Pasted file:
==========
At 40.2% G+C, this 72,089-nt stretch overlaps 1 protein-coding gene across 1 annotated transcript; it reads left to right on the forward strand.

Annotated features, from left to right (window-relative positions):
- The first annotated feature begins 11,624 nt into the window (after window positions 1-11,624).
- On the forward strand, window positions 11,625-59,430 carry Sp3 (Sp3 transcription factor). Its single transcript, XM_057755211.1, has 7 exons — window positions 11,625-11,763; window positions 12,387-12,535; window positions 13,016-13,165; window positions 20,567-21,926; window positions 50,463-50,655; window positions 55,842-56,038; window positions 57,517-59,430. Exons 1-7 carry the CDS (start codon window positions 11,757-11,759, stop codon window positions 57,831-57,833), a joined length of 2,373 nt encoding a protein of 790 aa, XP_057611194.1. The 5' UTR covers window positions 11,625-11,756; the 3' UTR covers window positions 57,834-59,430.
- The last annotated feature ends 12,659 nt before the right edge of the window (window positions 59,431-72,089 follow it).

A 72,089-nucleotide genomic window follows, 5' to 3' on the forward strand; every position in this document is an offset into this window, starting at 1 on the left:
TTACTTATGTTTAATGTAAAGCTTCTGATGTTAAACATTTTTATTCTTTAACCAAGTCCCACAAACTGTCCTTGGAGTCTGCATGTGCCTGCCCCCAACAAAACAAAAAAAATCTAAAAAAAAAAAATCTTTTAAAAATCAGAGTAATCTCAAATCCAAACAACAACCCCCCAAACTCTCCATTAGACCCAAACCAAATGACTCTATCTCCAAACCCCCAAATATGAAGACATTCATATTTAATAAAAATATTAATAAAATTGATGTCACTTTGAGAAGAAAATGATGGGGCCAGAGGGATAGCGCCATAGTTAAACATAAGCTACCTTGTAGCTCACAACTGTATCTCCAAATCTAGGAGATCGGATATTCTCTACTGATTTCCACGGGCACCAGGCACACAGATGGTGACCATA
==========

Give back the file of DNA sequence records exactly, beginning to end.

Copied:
At 40.2% G+C, this 72,089-nt stretch overlaps 1 protein-coding gene across 1 annotated transcript; it reads left to right on the forward strand.

Annotated features, from left to right (window-relative positions):
- The first annotated feature begins 11,624 nt into the window (after window positions 1-11,624).
- On the forward strand, window positions 11,625-59,430 carry Sp3 (Sp3 transcription factor). Its single transcript, XM_057755211.1, has 7 exons — window positions 11,625-11,763; window positions 12,387-12,535; window positions 13,016-13,165; window positions 20,567-21,926; window positions 50,463-50,655; window positions 55,842-56,038; window positions 57,517-59,430. Exons 1-7 carry the CDS (start codon window positions 11,757-11,759, stop codon window positions 57,831-57,833), a joined length of 2,373 nt encoding a protein of 790 aa, XP_057611194.1. The 5' UTR covers window positions 11,625-11,756; the 3' UTR covers window positions 57,834-59,430.
- The last annotated feature ends 12,659 nt before the right edge of the window (window positions 59,431-72,089 follow it).

A 72,089-nucleotide genomic window follows, 5' to 3' on the forward strand; every position in this document is an offset into this window, starting at 1 on the left:
TTACTTATGTTTAATGTAAAGCTTCTGATGTTAAACATTTTTATTCTTTAACCAAGTCCCACAAACTGTCCTTGGAGTCTGCATGTGCCTGCCCCCAACAAAACAAAAAAAATCTAAAAAAAAAAAATCTTTTAAAAATCAGAGTAATCTCAAATCCAAACAACAACCCCCCAAACTCTCCATTAGACCCAAACCAAATGACTCTATCTCCAAACCCCCAAATATGAAGACATTCATATTTAATAAAAATATTAATAAAATTGATGTCACTTTGAGAAGAAAATGATGGGGCCAGAGGGATAGCGCCATAGTTAAACATAAGCTACCTTGTAGCTCACAACTGTATCTCCAAATCTAGGAGATCGGATATTCTCTACTGATTTCCACGGGCACCAGGCACACAGATGGTGACCATA